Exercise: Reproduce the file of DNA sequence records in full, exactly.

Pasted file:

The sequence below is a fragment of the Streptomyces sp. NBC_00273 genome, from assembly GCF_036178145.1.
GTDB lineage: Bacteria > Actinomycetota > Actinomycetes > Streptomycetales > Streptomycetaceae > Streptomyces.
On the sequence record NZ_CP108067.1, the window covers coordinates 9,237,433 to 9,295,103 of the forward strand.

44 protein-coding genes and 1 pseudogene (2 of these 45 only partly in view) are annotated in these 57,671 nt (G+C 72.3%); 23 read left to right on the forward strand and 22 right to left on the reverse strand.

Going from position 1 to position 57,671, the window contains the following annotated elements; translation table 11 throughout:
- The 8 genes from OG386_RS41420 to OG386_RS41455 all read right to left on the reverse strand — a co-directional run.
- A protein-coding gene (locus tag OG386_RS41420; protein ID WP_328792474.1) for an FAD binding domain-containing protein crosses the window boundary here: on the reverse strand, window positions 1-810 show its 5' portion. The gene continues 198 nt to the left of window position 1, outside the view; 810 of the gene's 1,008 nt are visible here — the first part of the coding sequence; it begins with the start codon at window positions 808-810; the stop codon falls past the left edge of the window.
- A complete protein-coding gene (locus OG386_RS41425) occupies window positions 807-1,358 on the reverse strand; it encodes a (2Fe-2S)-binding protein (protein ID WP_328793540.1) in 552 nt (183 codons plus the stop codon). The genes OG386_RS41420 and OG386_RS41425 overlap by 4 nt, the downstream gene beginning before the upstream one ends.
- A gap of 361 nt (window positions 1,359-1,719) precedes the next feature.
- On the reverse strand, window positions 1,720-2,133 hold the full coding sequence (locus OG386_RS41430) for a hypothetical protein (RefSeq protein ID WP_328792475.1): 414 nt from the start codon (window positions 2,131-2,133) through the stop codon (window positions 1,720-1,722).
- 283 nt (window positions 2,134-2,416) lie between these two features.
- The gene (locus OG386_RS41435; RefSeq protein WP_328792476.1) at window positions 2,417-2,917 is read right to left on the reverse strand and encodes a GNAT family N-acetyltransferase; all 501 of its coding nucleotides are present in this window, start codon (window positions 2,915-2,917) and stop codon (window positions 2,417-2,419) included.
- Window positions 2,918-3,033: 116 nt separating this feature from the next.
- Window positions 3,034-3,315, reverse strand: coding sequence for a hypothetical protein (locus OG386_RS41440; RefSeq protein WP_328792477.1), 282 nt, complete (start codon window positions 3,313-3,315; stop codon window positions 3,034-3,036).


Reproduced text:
The sequence below is a fragment of the Streptomyces sp. NBC_00273 genome, from assembly GCF_036178145.1.
GTDB lineage: Bacteria > Actinomycetota > Actinomycetes > Streptomycetales > Streptomycetaceae > Streptomyces.
On the sequence record NZ_CP108067.1, the window covers coordinates 9,237,433 to 9,295,103 of the forward strand.

44 protein-coding genes and 1 pseudogene (2 of these 45 only partly in view) are annotated in these 57,671 nt (G+C 72.3%); 23 read left to right on the forward strand and 22 right to left on the reverse strand.

Going from position 1 to position 57,671, the window contains the following annotated elements; translation table 11 throughout:
- The 8 genes from OG386_RS41420 to OG386_RS41455 all read right to left on the reverse strand — a co-directional run.
- A protein-coding gene (locus tag OG386_RS41420; protein ID WP_328792474.1) for an FAD binding domain-containing protein crosses the window boundary here: on the reverse strand, window positions 1-810 show its 5' portion. The gene continues 198 nt to the left of window position 1, outside the view; 810 of the gene's 1,008 nt are visible here — the first part of the coding sequence; it begins with the start codon at window positions 808-810; the stop codon falls past the left edge of the window.
- A complete protein-coding gene (locus OG386_RS41425) occupies window positions 807-1,358 on the reverse strand; it encodes a (2Fe-2S)-binding protein (protein ID WP_328793540.1) in 552 nt (183 codons plus the stop codon). The genes OG386_RS41420 and OG386_RS41425 overlap by 4 nt, the downstream gene beginning before the upstream one ends.
- A gap of 361 nt (window positions 1,359-1,719) precedes the next feature.
- On the reverse strand, window positions 1,720-2,133 hold the full coding sequence (locus OG386_RS41430) for a hypothetical protein (RefSeq protein ID WP_328792475.1): 414 nt from the start codon (window positions 2,131-2,133) through the stop codon (window positions 1,720-1,722).
- 283 nt (window positions 2,134-2,416) lie between these two features.
- The gene (locus OG386_RS41435; RefSeq protein WP_328792476.1) at window positions 2,417-2,917 is read right to left on the reverse strand and encodes a GNAT family N-acetyltransferase; all 501 of its coding nucleotides are present in this window, start codon (window positions 2,915-2,917) and stop codon (window positions 2,417-2,419) included.
- Window positions 2,918-3,033: 116 nt separating this feature from the next.
- Window positions 3,034-3,315, reverse strand: coding sequence for a hypothetical protein (locus OG386_RS41440; RefSeq protein WP_328792477.1), 282 nt, complete (start codon window positions 3,313-3,315; stop codon window positions 3,034-3,036).